At 110 years old, a small watering hole in Fort Collins is the heart of a long and tightly held community
Your reaction to Fort Collins bar the Town Pump will be immediate. Claustrophobes will back away slowly. If you’re into close quarters and humanity, these are your digs: good beer, fine spirits, and camaraderie. While it has always been this way, the explosive growth in Fort Collins could easily have swallowed a tiny bar like the Pump. Much of its current success is due to owner Jake Latendresse and the culture he promotes for the Pump.
Pump staff is like a family and customers are a part of that. When Jake purchased the Pump, he was well aware of its iconic status and he was primed to maintain that. His integrity is so sharp, he “lives” into a word each year. The year I met him in the mid-1990s, he was about to jet off to Norway with accomplished alpinist Mark Wilford to attempt a significant ice climb. Jake’s word that year?
Committed to the training, committed to the climb, committed to being a better man every day.
Jake’s a facilitator, making things happen, connecting people and ideas. If you were to park it on a Pump barstool solo, Jake or the bartender would introduce you to someone and get you rolling in a conversation. A community institution, the Town Pump has had a loyal following (family!) for 110 years for reasons like this.
As Carbondale grows and new people and businesses join the tribe, I look back on my days at The Pump, a home away from home, full of friends and adventure and connection.
Where is Carbondale headed?
As Fort Collins’ Town Pump celebrates 110 years, I reflect on our own Main Street, contemplating the million moments of our collective sense of community: the magic everyone references when they say “there’s just something about Carbondale.”
Many things make it so, and our friendly businesses – where they greet you by name – are a big part of that. Go invest in community: park your ass at Batch or the Pourhouse, Beerworks or Phat, and thank the owners for their part in holding space for Village. Please enjoy Jake’s thoughts as he reflects on his own community and his role in a “
110 | Small Bar, Big Number
Written by Jake Latendresse, Proprietor
28 years ago, I walked into a little bar in the subtle yet lively downtown area of Fort Collins, known as Old Town.
When I walked in, the very hospitable bartender asked me what I’d like to drink. I said, “What’s the house special?” She replied, “oh man…you need an Arc Welder.” So I said, “sure.” She proceeded to pour a half and half shot with Bacardi 151 and Wild Turkey 101….and my eyes had the look of two 8 Balls. As she filled the shot glass, exactly to the black line, I quickly ordered a Coors Light to back it.
So I took the shot and the beer and walked over to the corner table in this tiny little 400 sq/ft bar and sat down. As I raised the shot to my face, I smelled the contents of the glass and literally couldn’t stomach it…even in the prime of my party days. So I asked my buddy to borrow his Bic lighter…proceeded to pour the shot on the table, and I lit it with the lighter. When it caught fire, everyone started laughing and it was then I said to myself, “I want to own this place one day.”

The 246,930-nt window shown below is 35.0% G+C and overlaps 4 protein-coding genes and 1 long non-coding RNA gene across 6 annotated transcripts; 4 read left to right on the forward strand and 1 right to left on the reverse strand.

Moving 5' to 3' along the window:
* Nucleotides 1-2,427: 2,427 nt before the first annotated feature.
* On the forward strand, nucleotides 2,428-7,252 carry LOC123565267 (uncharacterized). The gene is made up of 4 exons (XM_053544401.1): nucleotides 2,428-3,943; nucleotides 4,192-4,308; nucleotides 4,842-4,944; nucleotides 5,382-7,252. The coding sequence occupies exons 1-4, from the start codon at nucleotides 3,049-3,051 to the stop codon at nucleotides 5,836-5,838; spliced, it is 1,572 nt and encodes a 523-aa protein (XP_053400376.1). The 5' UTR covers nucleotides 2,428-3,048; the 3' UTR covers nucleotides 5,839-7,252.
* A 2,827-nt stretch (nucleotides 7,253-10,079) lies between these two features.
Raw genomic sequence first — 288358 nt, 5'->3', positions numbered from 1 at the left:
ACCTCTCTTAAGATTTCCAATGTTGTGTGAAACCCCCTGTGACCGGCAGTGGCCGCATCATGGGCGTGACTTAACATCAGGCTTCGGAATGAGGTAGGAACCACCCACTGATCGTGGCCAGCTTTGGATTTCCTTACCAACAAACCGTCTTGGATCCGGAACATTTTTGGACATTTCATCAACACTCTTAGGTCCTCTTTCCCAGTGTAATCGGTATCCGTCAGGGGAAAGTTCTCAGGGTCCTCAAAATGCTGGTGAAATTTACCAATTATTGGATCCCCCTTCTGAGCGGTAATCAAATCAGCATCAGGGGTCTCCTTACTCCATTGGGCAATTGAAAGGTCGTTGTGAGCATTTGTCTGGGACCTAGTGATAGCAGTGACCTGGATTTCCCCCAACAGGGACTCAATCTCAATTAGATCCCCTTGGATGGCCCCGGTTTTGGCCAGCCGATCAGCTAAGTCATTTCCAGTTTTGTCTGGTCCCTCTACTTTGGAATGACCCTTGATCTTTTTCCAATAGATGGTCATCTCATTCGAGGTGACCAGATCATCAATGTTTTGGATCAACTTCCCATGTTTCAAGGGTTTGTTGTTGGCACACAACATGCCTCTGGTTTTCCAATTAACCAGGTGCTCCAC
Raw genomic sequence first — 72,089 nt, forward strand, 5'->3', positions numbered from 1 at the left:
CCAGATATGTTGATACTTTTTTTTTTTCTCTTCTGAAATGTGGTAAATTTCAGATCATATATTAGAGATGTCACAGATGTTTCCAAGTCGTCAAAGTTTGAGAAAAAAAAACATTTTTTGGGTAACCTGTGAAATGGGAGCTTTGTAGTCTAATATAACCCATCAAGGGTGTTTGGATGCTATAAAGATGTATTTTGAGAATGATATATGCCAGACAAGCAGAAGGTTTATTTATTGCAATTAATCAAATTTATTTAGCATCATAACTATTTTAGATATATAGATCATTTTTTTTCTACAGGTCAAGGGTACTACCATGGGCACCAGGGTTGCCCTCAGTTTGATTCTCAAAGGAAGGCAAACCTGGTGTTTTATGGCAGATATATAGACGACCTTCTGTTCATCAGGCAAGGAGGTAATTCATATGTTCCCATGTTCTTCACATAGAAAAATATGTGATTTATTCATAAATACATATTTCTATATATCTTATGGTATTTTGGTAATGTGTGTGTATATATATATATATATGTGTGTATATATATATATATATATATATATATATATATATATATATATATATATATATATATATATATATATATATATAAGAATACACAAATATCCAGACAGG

Little did I know, 11 years later, I’d not only become the longest running employee of the Town Pump ever, but I’d also become the extremely lucky owner of the oldest bar in Fort Collins and one of the oldest bars in the state of Colorado.
The Town Pump is a pillar in the old town community. It’s not because of me, but because of the previous 9 owners in its 110 year history.
The man that became my first mentor outside of my own father, Dennis Newlun (RIP), taught me how to treat people. He taught me how to look for people that belong, and for people that don’t. He showed me how to sustain the culture in that tiny little business that has a huge heart and it taught me a lot about life. One day, Dennis came to me and asked me if I wanted to buy the Town Pump because he felt like it was time for him to walk away. 2 weeks later, we had a deal. I called my dad to borrow the 20% I needed for a down payment and he hung up on me. Out of anger and fear of losing the opportunity (and the spoiled brat that I was), I made a couple of calls to some friends that believed in me. One guy offered the money in exchange for half the equity. Then I called another good friend who said, “yeah man, I’ve got some stocks I made a little money on and need to liquidate one anyhow.” So he pulled the money out of the Stock Market and wired it to me the next day on a 4 year amortization schedule with no official contract…just a hand shake of trust. Over the next 48 months, I made every payment without fail or tardiness and learned a ton about responsibility and ownership.
That was 18 years ago, and today, one of the best bars on the planet still stands and turns 110 years old. As far as I know, the original tavern license in the City Clerks office shows that the Town Pump Tavern in Fort Collins, Colorado was born on February 26, 1909. ..one hundred and ten years ago today.
In celebration of that, New Belgium Brewing has developed a celebratory brew we have named “ONE TEN” as a way to not only toast the Town Pump’s milestone birthday, but to also raise a glass to the relationship we’ve shared with NBBC since we served the very first Fat Tire ever sold in the United States. We are very proud of both facts and want to thank New Belgium for their friendship and history at the oldest bar in town.
But first and foremost, I want to take this moment to personally thank all the dedicated employees and patrons that have graced their presence in the Town Pump. Without YOU, this would not still exist. Thank you all so much for everything!! CHEERS and HAPPY BIRTHDAY, TOWN PUMP!!! Town Pump Bartenders
We will begin the year long birthday celebration this afternoon and will be tapping the first keg of ONE TEN today!! Come on down and have a cold one!!!